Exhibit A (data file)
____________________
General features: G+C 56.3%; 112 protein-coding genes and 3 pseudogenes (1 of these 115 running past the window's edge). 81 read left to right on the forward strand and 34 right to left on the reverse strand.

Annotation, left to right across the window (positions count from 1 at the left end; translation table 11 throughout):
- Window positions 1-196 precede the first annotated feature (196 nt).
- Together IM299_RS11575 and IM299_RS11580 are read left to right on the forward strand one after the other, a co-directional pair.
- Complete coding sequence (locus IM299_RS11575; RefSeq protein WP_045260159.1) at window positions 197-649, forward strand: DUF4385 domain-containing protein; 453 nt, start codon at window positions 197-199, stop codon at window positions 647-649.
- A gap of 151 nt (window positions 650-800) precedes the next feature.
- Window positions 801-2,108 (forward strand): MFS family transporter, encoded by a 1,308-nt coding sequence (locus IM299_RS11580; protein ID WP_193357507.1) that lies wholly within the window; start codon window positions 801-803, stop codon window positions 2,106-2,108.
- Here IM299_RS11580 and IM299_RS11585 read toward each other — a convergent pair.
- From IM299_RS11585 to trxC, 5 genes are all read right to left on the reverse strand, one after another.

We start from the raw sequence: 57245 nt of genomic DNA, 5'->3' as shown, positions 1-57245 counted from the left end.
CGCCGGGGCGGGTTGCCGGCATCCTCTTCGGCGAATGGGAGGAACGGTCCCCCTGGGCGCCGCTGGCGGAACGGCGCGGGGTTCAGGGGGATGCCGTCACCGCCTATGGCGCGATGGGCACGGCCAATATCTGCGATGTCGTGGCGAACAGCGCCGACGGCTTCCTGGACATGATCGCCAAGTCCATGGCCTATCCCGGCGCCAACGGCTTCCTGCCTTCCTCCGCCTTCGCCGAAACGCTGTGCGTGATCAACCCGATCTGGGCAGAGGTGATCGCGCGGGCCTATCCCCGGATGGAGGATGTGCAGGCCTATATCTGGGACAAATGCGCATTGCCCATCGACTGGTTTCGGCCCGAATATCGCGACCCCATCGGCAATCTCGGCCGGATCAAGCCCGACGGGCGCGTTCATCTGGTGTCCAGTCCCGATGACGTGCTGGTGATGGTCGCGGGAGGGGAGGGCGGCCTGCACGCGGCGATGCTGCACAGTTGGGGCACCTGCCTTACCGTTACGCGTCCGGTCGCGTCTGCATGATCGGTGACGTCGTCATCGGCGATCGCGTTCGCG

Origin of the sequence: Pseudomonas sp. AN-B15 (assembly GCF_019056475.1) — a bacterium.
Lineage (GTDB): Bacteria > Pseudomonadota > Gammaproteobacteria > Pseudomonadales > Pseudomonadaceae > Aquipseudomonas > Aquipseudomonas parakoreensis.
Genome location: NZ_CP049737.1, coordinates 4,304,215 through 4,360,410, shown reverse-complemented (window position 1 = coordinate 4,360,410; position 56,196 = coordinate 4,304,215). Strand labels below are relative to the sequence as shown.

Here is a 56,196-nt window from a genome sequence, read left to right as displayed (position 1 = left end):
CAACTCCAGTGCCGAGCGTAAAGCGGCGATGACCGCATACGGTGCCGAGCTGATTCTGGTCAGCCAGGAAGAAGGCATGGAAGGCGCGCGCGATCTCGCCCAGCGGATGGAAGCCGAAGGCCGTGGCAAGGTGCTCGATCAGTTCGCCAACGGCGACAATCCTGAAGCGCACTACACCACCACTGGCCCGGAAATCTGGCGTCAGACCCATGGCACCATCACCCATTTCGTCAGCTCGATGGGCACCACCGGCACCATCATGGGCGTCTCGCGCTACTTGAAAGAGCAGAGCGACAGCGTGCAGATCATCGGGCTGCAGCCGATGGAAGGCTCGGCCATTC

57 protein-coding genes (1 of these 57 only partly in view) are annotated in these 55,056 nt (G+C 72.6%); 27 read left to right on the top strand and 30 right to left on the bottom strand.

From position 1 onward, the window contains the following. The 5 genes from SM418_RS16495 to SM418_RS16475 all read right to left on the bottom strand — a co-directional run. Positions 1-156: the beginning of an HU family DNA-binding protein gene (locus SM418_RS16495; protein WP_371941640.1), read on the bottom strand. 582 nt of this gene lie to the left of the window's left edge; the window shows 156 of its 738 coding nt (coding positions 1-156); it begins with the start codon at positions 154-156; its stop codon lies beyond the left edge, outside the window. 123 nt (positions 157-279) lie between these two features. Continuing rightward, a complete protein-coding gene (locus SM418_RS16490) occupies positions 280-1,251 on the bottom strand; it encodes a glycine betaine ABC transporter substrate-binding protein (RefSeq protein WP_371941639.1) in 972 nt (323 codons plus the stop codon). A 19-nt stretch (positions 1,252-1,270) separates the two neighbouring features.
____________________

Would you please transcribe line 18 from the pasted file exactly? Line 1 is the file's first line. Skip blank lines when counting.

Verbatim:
From position 1 onward, the window contains the following. The 5 genes from SM418_RS16495 to SM418_RS16475 all read right to left on the bottom strand — a co-directional run. Positions 1-156: the beginning of an HU family DNA-binding protein gene (locus SM418_RS16495; protein WP_371941640.1), read on the bottom strand. 582 nt of this gene lie to the left of the window's left edge; the window shows 156 of its 738 coding nt (coding positions 1-156); it begins with the start codon at positions 154-156; its stop codon lies beyond the left edge, outside the window. 123 nt (positions 157-279) lie between these two features. Continuing rightward, a complete protein-coding gene (locus SM418_RS16490) occupies positions 280-1,251 on the bottom strand; it encodes a glycine betaine ABC transporter substrate-binding protein (RefSeq protein WP_371941639.1) in 972 nt (323 codons plus the stop codon). A 19-nt stretch (positions 1,252-1,270) separates the two neighbouring features.